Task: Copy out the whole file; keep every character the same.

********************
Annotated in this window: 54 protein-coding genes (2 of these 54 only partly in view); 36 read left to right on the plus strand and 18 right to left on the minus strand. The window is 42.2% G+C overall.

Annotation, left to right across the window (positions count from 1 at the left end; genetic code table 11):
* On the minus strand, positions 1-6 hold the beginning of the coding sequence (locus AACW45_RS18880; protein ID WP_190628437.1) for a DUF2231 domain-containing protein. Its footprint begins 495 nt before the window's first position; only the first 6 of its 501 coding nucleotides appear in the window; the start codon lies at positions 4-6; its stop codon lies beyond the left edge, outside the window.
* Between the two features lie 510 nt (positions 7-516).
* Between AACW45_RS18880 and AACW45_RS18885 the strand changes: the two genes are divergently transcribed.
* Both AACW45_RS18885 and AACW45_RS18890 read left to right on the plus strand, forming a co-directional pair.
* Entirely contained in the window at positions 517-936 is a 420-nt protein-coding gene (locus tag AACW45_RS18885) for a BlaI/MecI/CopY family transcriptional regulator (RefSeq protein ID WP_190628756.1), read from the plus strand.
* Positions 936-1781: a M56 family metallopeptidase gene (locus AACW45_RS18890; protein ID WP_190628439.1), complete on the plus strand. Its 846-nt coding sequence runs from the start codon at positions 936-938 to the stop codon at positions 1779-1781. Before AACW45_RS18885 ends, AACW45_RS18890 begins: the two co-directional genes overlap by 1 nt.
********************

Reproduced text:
Annotated in this window: 54 protein-coding genes (2 of these 54 only partly in view); 36 read left to right on the plus strand and 18 right to left on the minus strand. The window is 42.2% G+C overall.

Annotation, left to right across the window (positions count from 1 at the left end; genetic code table 11):
* On the minus strand, positions 1-6 hold the beginning of the coding sequence (locus AACW45_RS18880; protein ID WP_190628437.1) for a DUF2231 domain-containing protein. Its footprint begins 495 nt before the window's first position; only the first 6 of its 501 coding nucleotides appear in the window; the start codon lies at positions 4-6; its stop codon lies beyond the left edge, outside the window.
* Between the two features lie 510 nt (positions 7-516).
* Between AACW45_RS18880 and AACW45_RS18885 the strand changes: the two genes are divergently transcribed.
* Both AACW45_RS18885 and AACW45_RS18890 read left to right on the plus strand, forming a co-directional pair.
* Entirely contained in the window at positions 517-936 is a 420-nt protein-coding gene (locus tag AACW45_RS18885) for a BlaI/MecI/CopY family transcriptional regulator (RefSeq protein ID WP_190628756.1), read from the plus strand.
* Positions 936-1781: a M56 family metallopeptidase gene (locus AACW45_RS18890; protein ID WP_190628439.1), complete on the plus strand. Its 846-nt coding sequence runs from the start codon at positions 936-938 to the stop codon at positions 1779-1781. Before AACW45_RS18885 ends, AACW45_RS18890 begins: the two co-directional genes overlap by 1 nt.